"Some ACA bottoms can be a chronic sense of aloneness in which the adult child never feels joy and never really connects with others in a meaningful manner." BRB p. 124
Loneliness is well known by adult children. Whether we were actually alone or in a group of people, we were lonely. Many of us were, or still are, in relationships where we are lonely. This is our experience because we missed a key piece of socialization growing up in a dysfunctional family: how to have a healthy relationship with another human being.
So we have become controlling, stand-offish, closed-minded, over-bearing, painfully shy or awkward, fearful of others, perpetual victims, people pleasers - the list goes on. Name the dysfunction and the odds are we can relate to it.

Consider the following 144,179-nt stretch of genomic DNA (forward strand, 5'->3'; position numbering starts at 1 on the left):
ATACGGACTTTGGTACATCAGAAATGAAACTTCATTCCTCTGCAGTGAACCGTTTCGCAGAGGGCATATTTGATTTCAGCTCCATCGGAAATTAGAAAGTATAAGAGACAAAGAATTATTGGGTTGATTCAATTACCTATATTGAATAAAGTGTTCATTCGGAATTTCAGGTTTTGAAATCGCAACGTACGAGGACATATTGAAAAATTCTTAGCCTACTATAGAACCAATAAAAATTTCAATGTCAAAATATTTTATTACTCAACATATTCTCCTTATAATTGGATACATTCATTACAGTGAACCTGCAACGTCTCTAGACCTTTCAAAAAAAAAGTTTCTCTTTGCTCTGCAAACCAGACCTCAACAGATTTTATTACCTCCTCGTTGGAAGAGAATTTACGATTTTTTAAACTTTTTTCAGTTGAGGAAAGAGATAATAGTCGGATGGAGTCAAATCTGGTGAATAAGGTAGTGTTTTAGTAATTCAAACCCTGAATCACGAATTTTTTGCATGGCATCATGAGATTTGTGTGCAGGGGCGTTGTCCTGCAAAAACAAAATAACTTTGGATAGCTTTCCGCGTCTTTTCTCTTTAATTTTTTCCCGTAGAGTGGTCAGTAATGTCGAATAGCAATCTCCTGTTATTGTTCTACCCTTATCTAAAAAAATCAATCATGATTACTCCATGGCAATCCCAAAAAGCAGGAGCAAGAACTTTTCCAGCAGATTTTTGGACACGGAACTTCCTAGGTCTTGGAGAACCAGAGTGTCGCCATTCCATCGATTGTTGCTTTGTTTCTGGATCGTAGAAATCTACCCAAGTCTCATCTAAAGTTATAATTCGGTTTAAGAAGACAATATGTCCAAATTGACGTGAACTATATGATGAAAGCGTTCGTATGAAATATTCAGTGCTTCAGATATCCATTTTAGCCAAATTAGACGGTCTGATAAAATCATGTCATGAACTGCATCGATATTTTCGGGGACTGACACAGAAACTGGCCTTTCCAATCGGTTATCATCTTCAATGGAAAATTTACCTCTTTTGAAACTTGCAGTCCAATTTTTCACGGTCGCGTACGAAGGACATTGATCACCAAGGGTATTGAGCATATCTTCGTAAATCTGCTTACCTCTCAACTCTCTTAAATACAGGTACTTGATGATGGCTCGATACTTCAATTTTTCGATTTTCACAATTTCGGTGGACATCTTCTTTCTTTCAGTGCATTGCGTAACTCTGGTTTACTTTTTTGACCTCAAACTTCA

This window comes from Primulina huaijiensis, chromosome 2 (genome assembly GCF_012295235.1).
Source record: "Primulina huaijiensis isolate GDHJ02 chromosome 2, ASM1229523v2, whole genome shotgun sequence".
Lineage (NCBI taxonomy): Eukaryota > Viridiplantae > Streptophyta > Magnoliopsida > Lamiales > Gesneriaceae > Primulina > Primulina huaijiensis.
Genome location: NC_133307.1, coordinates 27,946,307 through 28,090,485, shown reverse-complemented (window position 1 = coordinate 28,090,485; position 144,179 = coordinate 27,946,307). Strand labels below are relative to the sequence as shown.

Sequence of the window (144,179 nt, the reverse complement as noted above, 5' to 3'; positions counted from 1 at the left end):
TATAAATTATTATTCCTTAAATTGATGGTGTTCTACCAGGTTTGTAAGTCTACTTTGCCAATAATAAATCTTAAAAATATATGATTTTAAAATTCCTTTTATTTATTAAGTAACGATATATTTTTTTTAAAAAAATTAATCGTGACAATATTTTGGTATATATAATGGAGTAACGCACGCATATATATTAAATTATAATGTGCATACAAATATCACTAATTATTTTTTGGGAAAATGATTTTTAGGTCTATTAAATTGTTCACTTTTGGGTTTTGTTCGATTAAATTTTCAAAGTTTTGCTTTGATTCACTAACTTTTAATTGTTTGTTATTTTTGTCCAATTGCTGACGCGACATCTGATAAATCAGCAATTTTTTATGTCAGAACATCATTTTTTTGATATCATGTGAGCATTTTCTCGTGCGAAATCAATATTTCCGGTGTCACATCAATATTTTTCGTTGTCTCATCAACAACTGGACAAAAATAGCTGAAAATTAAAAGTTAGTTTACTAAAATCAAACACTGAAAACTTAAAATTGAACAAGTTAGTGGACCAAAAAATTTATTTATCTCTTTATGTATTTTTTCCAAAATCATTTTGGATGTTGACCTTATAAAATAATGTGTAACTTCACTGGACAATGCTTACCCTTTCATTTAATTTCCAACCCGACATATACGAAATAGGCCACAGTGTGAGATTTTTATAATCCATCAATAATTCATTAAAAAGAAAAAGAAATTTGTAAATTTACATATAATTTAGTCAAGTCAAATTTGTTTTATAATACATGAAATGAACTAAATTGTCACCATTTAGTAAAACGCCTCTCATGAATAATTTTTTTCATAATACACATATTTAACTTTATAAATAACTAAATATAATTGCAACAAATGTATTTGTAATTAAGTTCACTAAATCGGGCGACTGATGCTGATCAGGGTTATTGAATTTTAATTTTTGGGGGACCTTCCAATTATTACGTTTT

We distrust people, expecting them to hurt us. But our actions cause the very hurt we try to avoid. We are hyper-sensitive and perceive any difference of opinion as a personal attack. We are less than forgiving and tend to hold grudges long into the future.
This is why we come into the rooms of recovery. The demons in our head need to be dealt with. We can't do that alone. We come in to gather knowledge and strength from the program, our fellow travelers, and our Higher Power. We come to face our past and put to rest the childhood survival traits that no longer work for us.
On this day I remind myself that living the ACA program will bring me the peace within myself that I have longed for. That peace will spill over into my relationships.
Copyright © 2018 by Adult Children
of Alcoholics / Dysfunctional Families
World Service Organization, Inc.
All rights reserved.
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